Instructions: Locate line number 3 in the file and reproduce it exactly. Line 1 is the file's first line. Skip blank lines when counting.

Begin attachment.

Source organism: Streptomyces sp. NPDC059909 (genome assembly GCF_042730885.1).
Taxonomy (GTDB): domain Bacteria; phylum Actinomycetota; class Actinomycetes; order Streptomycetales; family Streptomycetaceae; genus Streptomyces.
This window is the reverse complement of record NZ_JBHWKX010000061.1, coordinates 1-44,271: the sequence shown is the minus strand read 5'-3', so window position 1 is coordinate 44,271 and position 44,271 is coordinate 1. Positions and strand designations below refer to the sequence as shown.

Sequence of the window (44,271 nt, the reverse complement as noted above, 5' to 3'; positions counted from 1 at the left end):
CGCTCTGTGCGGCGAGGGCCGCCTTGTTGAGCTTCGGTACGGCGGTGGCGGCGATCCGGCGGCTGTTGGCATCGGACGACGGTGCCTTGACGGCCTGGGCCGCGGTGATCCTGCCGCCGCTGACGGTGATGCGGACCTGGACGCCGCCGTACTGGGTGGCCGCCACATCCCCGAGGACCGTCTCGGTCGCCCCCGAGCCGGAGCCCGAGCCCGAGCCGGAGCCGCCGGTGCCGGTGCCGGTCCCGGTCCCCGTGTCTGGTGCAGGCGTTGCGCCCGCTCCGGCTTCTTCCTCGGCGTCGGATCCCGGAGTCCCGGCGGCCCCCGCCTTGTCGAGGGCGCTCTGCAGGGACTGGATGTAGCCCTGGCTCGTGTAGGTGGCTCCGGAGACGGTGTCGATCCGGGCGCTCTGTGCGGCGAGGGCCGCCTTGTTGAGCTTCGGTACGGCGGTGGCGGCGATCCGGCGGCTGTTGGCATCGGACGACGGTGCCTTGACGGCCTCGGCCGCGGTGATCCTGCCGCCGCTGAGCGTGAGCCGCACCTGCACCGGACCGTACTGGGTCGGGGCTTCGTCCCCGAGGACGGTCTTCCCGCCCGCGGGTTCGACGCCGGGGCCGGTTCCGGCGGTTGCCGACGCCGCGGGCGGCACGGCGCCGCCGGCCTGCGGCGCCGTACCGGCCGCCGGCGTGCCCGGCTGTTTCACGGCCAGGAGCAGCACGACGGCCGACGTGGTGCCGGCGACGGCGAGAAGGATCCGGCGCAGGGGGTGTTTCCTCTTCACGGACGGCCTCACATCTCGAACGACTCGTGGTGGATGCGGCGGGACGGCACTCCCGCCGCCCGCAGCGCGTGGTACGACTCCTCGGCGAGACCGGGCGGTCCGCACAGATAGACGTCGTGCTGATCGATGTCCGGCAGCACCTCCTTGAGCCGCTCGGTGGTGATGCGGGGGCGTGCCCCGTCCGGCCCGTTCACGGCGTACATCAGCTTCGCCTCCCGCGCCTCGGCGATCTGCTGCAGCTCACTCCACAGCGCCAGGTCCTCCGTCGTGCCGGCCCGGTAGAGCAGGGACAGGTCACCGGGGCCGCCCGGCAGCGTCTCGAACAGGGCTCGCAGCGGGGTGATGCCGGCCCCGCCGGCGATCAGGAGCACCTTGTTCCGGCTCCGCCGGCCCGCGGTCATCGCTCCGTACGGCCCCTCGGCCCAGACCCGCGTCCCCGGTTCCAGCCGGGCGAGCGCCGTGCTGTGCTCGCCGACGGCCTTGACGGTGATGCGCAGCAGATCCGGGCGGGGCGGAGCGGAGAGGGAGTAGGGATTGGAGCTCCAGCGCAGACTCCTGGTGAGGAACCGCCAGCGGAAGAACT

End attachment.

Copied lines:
This window is the reverse complement of record NZ_JBHWKX010000061.1, coordinates 1-44,271: the sequence shown is the minus strand read 5'-3', so window position 1 is coordinate 44,271 and position 44,271 is coordinate 1. Positions and strand designations below refer to the sequence as shown.